"Ceremonial may be interpreted as a spiritual obeisance to the created beauty of the world." So writes Abbie Graham in the Foreword to her Ceremonials of Common Days. In this succinct yet surprisingly profound work, Graham demonstrates this same "obeisance to beauty" in her own artful writing on the special celebrations, festivities, and traditions accompanying the four seasons. Looking not with the modern eye (which views such things as little more than random, culturally produced rituals) but instead, dusting off and polishing such seemingly insignificant ceremonies to a renewed luster, Graham highlights their vibrantly wondrous and organic connection with our experience of nature, the seasons, and ultimately, God Himself.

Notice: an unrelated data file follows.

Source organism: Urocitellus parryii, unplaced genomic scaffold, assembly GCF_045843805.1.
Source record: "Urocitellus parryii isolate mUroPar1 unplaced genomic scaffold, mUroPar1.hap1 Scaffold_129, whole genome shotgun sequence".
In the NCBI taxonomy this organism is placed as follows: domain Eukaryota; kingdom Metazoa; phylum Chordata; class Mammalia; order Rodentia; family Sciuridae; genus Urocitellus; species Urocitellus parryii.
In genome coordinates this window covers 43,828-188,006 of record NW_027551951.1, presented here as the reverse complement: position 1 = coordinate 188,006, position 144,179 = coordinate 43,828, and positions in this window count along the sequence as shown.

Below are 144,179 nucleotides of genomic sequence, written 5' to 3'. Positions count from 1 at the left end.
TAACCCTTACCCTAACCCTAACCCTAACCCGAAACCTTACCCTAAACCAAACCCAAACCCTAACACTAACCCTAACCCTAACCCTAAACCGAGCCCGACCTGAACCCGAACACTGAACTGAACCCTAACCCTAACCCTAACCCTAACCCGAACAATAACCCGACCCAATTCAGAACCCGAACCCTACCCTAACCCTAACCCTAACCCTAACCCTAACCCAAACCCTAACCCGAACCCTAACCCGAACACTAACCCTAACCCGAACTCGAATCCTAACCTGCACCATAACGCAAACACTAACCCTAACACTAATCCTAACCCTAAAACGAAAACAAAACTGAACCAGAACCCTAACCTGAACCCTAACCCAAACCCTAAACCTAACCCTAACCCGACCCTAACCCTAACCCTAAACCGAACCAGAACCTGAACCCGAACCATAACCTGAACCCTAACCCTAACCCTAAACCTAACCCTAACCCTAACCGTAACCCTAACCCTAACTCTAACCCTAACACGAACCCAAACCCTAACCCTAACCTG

This gem of a book encourages us to pause in wonder at the simple pleasures and passing moments that help to make up our everyday lives: writing letters, taking walks, morning coffee; how a rainy day interrupts our breakneck lives, so we can turn its slower pace to such soul-sustaining things as reading a book, sharing tea with a friend, paying mind to the miracle of spring radishes, or crisp new writing paper inviting the touch of our creative pen. Originally published in 1922, this forgotten treasure is a timely, welcome nostrum to refresh and fortify us amid the dizzying distractions of our postmodern lives. May it wash the dust of routine and oppressive interruptions alike from the windowpanes of our twenty-first-century souls, so we can stand again in awe of the freely-bestowed blessing of each passing day.